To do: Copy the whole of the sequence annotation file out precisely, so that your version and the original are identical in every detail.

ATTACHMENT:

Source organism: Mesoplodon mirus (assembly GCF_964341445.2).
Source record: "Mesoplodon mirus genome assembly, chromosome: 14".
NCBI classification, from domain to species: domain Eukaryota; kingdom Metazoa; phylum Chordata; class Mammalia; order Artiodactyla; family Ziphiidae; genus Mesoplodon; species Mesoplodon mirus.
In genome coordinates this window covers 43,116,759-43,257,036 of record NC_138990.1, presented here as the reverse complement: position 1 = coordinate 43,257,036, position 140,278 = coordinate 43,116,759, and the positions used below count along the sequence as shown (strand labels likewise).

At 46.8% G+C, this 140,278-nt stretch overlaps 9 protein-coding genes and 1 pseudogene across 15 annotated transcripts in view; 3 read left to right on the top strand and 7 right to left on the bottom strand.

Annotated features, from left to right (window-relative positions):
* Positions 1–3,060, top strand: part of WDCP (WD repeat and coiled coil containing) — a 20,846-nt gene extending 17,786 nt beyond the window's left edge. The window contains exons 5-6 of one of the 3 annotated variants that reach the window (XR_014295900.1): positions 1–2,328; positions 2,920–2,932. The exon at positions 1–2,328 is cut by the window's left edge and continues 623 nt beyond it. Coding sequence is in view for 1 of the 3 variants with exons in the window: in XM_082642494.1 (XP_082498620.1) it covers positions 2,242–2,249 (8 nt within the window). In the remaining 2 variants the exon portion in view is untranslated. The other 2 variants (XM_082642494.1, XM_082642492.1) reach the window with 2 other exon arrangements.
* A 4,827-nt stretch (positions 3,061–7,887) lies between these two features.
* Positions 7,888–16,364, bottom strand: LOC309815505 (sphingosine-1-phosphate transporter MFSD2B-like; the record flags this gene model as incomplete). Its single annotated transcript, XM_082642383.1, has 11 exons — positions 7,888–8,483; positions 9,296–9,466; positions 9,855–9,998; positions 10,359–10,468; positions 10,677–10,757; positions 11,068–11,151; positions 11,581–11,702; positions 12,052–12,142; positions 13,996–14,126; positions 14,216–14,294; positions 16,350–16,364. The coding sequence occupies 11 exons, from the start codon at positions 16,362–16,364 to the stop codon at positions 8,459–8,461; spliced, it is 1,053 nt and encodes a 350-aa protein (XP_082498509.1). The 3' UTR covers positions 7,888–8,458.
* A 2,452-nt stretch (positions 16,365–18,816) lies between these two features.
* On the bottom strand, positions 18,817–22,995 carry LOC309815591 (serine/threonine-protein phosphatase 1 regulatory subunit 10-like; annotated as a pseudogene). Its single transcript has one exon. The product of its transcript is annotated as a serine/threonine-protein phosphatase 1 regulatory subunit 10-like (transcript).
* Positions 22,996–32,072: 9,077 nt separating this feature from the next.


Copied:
Source organism: Mesoplodon mirus (assembly GCF_964341445.2).
Source record: "Mesoplodon mirus genome assembly, chromosome: 14".
NCBI classification, from domain to species: domain Eukaryota; kingdom Metazoa; phylum Chordata; class Mammalia; order Artiodactyla; family Ziphiidae; genus Mesoplodon; species Mesoplodon mirus.
In genome coordinates this window covers 43,116,759-43,257,036 of record NC_138990.1, presented here as the reverse complement: position 1 = coordinate 43,257,036, position 140,278 = coordinate 43,116,759, and the positions used below count along the sequence as shown (strand labels likewise).

At 46.8% G+C, this 140,278-nt stretch overlaps 9 protein-coding genes and 1 pseudogene across 15 annotated transcripts in view; 3 read left to right on the top strand and 7 right to left on the bottom strand.

Annotated features, from left to right (window-relative positions):
* Positions 1–3,060, top strand: part of WDCP (WD repeat and coiled coil containing) — a 20,846-nt gene extending 17,786 nt beyond the window's left edge. The window contains exons 5-6 of one of the 3 annotated variants that reach the window (XR_014295900.1): positions 1–2,328; positions 2,920–2,932. The exon at positions 1–2,328 is cut by the window's left edge and continues 623 nt beyond it. Coding sequence is in view for 1 of the 3 variants with exons in the window: in XM_082642494.1 (XP_082498620.1) it covers positions 2,242–2,249 (8 nt within the window). In the remaining 2 variants the exon portion in view is untranslated. The other 2 variants (XM_082642494.1, XM_082642492.1) reach the window with 2 other exon arrangements.
* A 4,827-nt stretch (positions 3,061–7,887) lies between these two features.
* Positions 7,888–16,364, bottom strand: LOC309815505 (sphingosine-1-phosphate transporter MFSD2B-like; the record flags this gene model as incomplete). Its single annotated transcript, XM_082642383.1, has 11 exons — positions 7,888–8,483; positions 9,296–9,466; positions 9,855–9,998; positions 10,359–10,468; positions 10,677–10,757; positions 11,068–11,151; positions 11,581–11,702; positions 12,052–12,142; positions 13,996–14,126; positions 14,216–14,294; positions 16,350–16,364. The coding sequence occupies 11 exons, from the start codon at positions 16,362–16,364 to the stop codon at positions 8,459–8,461; spliced, it is 1,053 nt and encodes a 350-aa protein (XP_082498509.1). The 3' UTR covers positions 7,888–8,458.
* A 2,452-nt stretch (positions 16,365–18,816) lies between these two features.
* On the bottom strand, positions 18,817–22,995 carry LOC309815591 (serine/threonine-protein phosphatase 1 regulatory subunit 10-like; annotated as a pseudogene). Its single transcript has one exon. The product of its transcript is annotated as a serine/threonine-protein phosphatase 1 regulatory subunit 10-like (transcript).
* Positions 22,996–32,072: 9,077 nt separating this feature from the next.